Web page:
Mary Jane’s Claim to Fame: The Uses of Medical Marijuana

Medical Marijuana

Although we can’t really say for sure how long it’s existed, we do know that marijuana’s been a part of human culture for thousands of years. Anthropological evidence suggests that it’s been in human use since circa 7000 B.C., with records of its circulation found in ancient Egyptian, Chinese, Greek and Roman civilizations among others. So what was it being used for? As medicine for everything, from stomach problems to all kinds of aches and pains.

So let’s put aside all the controversy about recreational pot smoking for a minute and really talk about the medical marijuana. Now, I know what some of you may be thinking, “Oh no, not another pro-legalization article from some pothead writer”. Actually, no. I haven’t smoked marijuana in years (about 10 years, give or take) and I gave it up largely because I hated the feeling after the high (that sleepy, droopy, laziness that stayed even after I sobered up). But let’s approach marijuana with objectivity.

Research by some crazy smart science people has indicated some really intriguing modern day medical applications of marijuana. It can help treat Glaucoma for one thing. The National Eye Institute states that it can lower pressure inside the eye and keep glaucoma sufferers from eventually going blind. Tetrahydrocannabinol, one of the active ingredients in marijuana (which, surprisingly, most potheads know by its acronym, THC), has the ability to alleviate seizures associated with epilepsy (study performed by Robert J. DeLorenzo at the Virginia Commonwealth University in 2003). If that isn’t enough, I have more.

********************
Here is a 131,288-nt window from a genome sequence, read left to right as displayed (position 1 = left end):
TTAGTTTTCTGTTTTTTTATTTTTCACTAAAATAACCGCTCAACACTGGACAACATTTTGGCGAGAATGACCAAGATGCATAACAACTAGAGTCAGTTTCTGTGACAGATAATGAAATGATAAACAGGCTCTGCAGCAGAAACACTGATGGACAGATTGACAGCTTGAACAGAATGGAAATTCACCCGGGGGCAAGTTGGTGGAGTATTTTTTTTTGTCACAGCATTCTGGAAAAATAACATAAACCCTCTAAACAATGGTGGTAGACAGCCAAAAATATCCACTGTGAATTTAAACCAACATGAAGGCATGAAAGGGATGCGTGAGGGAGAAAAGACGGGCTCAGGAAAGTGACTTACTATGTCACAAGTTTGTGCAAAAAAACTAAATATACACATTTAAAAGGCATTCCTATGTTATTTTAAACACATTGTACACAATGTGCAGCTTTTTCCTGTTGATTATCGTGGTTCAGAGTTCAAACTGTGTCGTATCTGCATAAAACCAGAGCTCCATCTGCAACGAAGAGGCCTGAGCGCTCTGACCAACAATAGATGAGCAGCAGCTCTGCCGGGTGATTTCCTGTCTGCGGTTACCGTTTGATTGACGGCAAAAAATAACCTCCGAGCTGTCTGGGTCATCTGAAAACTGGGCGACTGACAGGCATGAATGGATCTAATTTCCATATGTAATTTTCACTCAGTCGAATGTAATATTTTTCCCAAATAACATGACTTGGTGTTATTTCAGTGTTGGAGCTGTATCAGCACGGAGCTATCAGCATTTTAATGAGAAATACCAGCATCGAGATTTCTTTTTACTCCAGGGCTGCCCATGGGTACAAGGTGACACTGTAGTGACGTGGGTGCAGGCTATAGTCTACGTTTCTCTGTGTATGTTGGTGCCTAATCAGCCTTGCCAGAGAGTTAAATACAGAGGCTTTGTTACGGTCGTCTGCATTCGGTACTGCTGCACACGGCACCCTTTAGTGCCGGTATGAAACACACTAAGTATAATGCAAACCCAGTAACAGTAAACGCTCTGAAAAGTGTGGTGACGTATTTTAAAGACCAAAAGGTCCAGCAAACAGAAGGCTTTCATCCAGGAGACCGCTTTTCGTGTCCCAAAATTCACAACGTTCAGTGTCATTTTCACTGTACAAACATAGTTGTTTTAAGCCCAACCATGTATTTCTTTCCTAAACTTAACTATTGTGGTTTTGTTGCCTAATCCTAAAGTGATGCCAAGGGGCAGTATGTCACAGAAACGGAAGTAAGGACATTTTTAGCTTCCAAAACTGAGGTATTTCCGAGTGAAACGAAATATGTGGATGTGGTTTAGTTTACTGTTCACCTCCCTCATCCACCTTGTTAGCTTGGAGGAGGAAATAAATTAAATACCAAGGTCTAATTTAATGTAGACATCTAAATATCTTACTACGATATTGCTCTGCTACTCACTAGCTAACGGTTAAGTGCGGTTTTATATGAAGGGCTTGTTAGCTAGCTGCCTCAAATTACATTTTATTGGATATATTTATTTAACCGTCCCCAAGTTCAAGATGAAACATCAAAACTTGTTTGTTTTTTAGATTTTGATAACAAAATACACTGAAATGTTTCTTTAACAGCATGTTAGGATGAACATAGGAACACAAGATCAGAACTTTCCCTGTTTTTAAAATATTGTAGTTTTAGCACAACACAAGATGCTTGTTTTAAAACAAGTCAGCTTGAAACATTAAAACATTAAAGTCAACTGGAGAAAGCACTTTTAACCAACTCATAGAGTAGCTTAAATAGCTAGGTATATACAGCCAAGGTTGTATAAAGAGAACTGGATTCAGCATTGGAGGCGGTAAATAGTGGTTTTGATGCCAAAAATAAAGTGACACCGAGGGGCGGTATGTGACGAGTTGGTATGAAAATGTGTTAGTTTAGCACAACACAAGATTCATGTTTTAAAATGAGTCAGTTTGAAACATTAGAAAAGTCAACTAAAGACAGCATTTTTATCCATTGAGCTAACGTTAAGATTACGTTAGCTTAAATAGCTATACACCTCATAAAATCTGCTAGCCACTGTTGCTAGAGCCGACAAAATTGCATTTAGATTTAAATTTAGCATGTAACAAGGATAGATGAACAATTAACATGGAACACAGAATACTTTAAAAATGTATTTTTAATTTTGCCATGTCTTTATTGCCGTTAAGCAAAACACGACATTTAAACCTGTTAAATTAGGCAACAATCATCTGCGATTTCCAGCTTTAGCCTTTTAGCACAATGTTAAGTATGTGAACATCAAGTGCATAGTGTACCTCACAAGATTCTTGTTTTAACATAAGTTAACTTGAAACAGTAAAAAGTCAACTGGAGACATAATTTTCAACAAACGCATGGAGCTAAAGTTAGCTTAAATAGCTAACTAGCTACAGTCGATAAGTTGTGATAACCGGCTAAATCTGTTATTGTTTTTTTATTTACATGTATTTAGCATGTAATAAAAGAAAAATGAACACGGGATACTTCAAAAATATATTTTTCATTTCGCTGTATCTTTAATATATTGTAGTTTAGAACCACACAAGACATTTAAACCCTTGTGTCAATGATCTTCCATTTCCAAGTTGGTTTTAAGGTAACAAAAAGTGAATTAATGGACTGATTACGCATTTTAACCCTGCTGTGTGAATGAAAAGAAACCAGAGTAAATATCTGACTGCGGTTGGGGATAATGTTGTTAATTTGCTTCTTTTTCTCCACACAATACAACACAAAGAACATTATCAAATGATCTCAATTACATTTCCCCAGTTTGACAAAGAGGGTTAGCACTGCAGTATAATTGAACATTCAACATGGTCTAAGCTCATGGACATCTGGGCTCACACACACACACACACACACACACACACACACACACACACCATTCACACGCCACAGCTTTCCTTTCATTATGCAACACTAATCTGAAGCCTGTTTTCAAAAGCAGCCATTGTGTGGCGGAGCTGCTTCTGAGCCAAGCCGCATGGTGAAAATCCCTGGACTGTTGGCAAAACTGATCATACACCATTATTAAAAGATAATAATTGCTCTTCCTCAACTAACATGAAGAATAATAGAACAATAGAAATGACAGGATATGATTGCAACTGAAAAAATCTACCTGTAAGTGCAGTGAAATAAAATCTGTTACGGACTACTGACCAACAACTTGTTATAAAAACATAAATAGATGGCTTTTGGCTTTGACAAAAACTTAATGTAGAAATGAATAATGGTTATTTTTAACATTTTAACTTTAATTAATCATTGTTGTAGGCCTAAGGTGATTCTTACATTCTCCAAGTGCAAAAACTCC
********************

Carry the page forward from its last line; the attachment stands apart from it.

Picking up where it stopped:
Cannabidiol (CBD), another active chemical found in marijuana, turns off a gene that’s most replicated by cancer cells (the Id-1 gene) and makes the cancer cells less aggressive (the study was conducted by researchers at the California Pacific Medical Center in 2007). What does this mean? It means that CBD has the ability to stop cancer cells from spreading to the rest of the body, which could eventually lead to less invasive treatments for sufferers.

Ancient civilizations used marijuana to treat aches and pains for thousands of years. What they didn’t know was that that pain relief came from the tetrahydrocannabinol (THC) inherent to the plant. This same chemical can also alleviate certain stomach ailments (specifically, nausea). This same chemical can also block the enzyme that causes plaques in the brain associated with Alzheimer’s disease, effectively slowing down its progression.

Everything from alleviating pain associated with multiple sclerosis, hepatitis C, muscle spasms, arthritis pain, to its possible application in the treatment of Crohn’s disease, Lupus and as an after-treatment for stroke victims, the scientific community is churning out research that’s becoming more and more in support of the benefits of medical marijuana.

Look, I know from first-hand experience that pot-smoking can have a stupefying effect on people. But with all these studies, its medical applications are undeniable. Marijuana is much more valuable to humanity in the hands of learned men.

It’s amazing how one plant, a plant we’ve known for thousands of years, has stayed a part of our global culture long enough to have reached an age when science can finally tap its true value. Like it or not, marijuana may someday prove to be a catalyst of profound change. We may have to just take it all in stride.

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